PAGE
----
This article argues for the utility of phenomenology in accounting for the manner in which spatial methods yield insights into the everyday lived experiences of young people that are not as easily accessible through more traditional qualitative methods such as interviewing. Spatial methods, defined as methods that focus on the everyday spatial experiences of young people and methods that ask youth to position themselves in space, have been used by the author in a variety of research projects, and also incorporate certain visual methods. Phenomenological concepts such as the spatial perspective, the web of relations and opaque subjectivity are helpful in understanding not only that these methods work well but why they are so effective. The article also addresses Pierre Bourdieu’s critique of phenomenology, responding to his concern that phenomenology might be susceptible to ignoring or overlooking the social and political contexts that shape experiences.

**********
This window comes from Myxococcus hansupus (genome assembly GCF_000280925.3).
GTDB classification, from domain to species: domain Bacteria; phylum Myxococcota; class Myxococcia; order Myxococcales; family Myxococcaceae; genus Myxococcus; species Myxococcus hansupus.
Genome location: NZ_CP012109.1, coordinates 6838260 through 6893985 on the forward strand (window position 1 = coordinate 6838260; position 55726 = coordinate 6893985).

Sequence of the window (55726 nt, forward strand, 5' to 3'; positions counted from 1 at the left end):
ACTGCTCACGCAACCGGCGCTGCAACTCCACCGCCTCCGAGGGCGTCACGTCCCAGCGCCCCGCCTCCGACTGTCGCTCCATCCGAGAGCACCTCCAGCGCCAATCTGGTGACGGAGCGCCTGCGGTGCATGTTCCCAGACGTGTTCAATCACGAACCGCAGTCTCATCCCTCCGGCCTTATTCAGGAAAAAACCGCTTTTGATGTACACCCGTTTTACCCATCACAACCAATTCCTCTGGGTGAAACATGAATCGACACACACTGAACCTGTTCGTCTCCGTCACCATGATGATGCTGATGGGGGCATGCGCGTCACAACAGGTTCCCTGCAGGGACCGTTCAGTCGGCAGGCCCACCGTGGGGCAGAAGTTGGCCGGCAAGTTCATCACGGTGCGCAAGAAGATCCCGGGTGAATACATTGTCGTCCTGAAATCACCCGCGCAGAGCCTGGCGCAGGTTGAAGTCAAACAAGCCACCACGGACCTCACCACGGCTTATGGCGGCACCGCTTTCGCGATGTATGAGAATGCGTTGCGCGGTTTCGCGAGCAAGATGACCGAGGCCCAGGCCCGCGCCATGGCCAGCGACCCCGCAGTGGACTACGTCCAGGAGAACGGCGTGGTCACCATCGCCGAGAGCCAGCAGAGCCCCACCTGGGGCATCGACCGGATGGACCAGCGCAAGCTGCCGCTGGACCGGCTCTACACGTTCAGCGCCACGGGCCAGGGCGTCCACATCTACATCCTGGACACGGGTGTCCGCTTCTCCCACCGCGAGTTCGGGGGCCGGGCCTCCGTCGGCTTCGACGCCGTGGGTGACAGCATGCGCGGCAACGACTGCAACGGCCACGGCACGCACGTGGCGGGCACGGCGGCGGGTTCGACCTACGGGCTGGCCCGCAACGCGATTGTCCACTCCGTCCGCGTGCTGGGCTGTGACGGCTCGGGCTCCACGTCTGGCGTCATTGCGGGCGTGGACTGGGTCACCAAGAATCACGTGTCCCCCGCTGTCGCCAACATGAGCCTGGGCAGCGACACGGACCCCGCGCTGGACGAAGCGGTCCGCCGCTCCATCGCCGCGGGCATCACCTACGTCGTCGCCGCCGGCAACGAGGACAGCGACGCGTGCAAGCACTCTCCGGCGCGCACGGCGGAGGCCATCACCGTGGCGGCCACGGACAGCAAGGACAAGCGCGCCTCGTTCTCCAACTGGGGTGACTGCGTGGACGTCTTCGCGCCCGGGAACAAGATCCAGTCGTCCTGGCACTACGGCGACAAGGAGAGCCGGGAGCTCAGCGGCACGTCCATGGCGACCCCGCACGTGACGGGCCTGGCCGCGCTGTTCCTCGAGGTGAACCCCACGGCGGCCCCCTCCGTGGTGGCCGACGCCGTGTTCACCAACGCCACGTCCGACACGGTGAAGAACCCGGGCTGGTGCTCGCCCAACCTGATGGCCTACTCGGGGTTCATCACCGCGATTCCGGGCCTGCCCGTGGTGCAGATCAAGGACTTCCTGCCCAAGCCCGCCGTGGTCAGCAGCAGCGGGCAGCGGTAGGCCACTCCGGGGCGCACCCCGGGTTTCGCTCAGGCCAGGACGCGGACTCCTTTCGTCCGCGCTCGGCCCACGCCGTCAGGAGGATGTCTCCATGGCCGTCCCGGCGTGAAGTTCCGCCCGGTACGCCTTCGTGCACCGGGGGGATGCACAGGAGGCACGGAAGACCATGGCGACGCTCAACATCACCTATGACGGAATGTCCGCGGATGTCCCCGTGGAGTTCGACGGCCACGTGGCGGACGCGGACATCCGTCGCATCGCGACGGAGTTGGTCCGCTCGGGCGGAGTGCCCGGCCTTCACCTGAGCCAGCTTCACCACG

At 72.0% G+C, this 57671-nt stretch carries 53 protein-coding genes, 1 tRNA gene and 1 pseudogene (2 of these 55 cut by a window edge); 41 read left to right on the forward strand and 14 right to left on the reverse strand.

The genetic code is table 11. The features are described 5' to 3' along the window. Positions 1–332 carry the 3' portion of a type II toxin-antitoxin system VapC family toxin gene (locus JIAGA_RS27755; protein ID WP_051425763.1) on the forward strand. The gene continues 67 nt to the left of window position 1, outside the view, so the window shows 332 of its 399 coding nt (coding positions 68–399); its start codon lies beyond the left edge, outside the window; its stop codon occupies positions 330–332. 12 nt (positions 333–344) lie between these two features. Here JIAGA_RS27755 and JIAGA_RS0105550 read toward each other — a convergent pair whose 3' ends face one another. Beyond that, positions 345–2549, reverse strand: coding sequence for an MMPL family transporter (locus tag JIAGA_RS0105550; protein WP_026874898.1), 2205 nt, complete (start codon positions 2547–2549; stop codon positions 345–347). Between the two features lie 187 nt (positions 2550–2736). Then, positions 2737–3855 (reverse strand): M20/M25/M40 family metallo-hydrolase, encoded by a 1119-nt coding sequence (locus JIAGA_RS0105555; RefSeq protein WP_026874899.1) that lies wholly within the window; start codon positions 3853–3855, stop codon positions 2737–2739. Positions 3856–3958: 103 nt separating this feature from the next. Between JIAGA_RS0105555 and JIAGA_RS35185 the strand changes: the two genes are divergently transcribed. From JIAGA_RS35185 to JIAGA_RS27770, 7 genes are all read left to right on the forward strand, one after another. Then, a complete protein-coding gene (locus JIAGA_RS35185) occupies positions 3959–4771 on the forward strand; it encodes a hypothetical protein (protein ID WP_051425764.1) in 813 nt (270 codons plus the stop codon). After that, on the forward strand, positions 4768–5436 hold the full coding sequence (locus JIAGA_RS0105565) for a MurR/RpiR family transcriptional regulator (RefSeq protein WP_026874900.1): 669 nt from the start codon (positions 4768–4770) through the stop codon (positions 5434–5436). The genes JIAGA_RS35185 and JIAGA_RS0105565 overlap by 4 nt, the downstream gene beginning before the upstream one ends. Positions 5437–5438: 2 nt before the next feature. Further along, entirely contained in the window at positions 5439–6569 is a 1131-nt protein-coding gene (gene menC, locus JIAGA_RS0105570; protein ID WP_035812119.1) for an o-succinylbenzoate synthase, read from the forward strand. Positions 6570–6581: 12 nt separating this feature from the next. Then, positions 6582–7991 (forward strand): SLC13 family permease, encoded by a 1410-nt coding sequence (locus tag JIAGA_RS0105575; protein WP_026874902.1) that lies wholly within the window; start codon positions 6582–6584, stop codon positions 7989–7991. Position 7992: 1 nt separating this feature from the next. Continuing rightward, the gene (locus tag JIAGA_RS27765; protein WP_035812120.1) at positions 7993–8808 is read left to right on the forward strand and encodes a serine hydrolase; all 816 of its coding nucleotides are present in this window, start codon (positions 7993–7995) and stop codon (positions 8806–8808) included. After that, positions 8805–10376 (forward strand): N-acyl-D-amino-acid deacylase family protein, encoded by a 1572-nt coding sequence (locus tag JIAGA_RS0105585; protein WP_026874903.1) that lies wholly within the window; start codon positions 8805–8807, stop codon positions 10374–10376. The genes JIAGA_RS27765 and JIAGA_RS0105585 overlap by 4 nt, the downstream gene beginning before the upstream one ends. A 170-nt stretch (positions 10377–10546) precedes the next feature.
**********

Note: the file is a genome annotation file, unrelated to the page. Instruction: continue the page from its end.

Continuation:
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Keywords Bourdieu, homelessness, Marginalization, Merleau-Ponty, phenomenology, space and place, spatial methods, visual methods
Persistent URL dx.doi.org/10.1177/1103308816680437
Journal Young
Citation
Kennelly, J.J. (2017). ‘This Is the View When I Walk into My House’: Accounting Phenomenologically for the Efficacy of Spatial Methods with Youth. Young, 25(3), 305–321. doi:10.1177/1103308816680437